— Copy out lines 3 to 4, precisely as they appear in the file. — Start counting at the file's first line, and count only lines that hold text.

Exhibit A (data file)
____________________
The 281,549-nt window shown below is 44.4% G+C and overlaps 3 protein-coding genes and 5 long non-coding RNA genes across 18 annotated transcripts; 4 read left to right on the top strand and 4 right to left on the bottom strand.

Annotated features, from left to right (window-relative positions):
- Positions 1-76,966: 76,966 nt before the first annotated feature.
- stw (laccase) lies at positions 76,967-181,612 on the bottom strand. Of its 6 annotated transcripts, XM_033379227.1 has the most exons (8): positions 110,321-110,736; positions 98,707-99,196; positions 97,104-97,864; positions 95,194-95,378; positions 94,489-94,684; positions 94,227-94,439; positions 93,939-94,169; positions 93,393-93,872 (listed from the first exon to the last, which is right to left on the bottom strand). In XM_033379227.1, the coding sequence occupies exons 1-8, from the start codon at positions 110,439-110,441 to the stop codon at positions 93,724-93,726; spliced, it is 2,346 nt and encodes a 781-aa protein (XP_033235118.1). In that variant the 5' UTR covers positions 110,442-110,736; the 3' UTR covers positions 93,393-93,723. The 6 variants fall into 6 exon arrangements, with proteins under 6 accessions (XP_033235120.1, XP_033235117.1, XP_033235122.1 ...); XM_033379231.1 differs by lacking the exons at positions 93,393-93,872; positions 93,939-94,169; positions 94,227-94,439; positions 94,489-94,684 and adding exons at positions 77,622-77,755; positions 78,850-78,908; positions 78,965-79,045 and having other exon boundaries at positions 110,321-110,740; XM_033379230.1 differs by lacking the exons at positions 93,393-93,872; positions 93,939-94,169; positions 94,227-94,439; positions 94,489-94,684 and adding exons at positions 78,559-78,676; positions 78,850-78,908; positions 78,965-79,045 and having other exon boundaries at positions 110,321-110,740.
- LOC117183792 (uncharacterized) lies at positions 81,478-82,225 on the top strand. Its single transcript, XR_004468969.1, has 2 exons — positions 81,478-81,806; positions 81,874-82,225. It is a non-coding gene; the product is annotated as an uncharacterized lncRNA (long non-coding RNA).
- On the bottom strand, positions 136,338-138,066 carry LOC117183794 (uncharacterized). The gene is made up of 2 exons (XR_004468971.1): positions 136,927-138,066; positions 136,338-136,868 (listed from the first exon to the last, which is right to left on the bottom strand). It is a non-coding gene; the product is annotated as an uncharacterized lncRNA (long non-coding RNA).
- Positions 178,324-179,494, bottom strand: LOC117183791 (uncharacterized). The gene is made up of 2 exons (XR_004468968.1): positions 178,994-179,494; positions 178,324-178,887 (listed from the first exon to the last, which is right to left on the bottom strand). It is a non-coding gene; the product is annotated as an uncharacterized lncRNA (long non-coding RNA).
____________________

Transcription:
- Positions 1-76,966: 76,966 nt before the first annotated feature.
- stw (laccase) lies at positions 76,967-181,612 on the bottom strand. Of its 6 annotated transcripts, XM_033379227.1 has the most exons (8): positions 110,321-110,736; positions 98,707-99,196; positions 97,104-97,864; positions 95,194-95,378; positions 94,489-94,684; positions 94,227-94,439; positions 93,939-94,169; positions 93,393-93,872 (listed from the first exon to the last, which is right to left on the bottom strand). In XM_033379227.1, the coding sequence occupies exons 1-8, from the start codon at positions 110,439-110,441 to the stop codon at positions 93,724-93,726; spliced, it is 2,346 nt and encodes a 781-aa protein (XP_033235118.1). In that variant the 5' UTR covers positions 110,442-110,736; the 3' UTR covers positions 93,393-93,723. The 6 variants fall into 6 exon arrangements, with proteins under 6 accessions (XP_033235120.1, XP_033235117.1, XP_033235122.1 ...); XM_033379231.1 differs by lacking the exons at positions 93,393-93,872; positions 93,939-94,169; positions 94,227-94,439; positions 94,489-94,684 and adding exons at positions 77,622-77,755; positions 78,850-78,908; positions 78,965-79,045 and having other exon boundaries at positions 110,321-110,740; XM_033379230.1 differs by lacking the exons at positions 93,393-93,872; positions 93,939-94,169; positions 94,227-94,439; positions 94,489-94,684 and adding exons at positions 78,559-78,676; positions 78,850-78,908; positions 78,965-79,045 and having other exon boundaries at positions 110,321-110,740.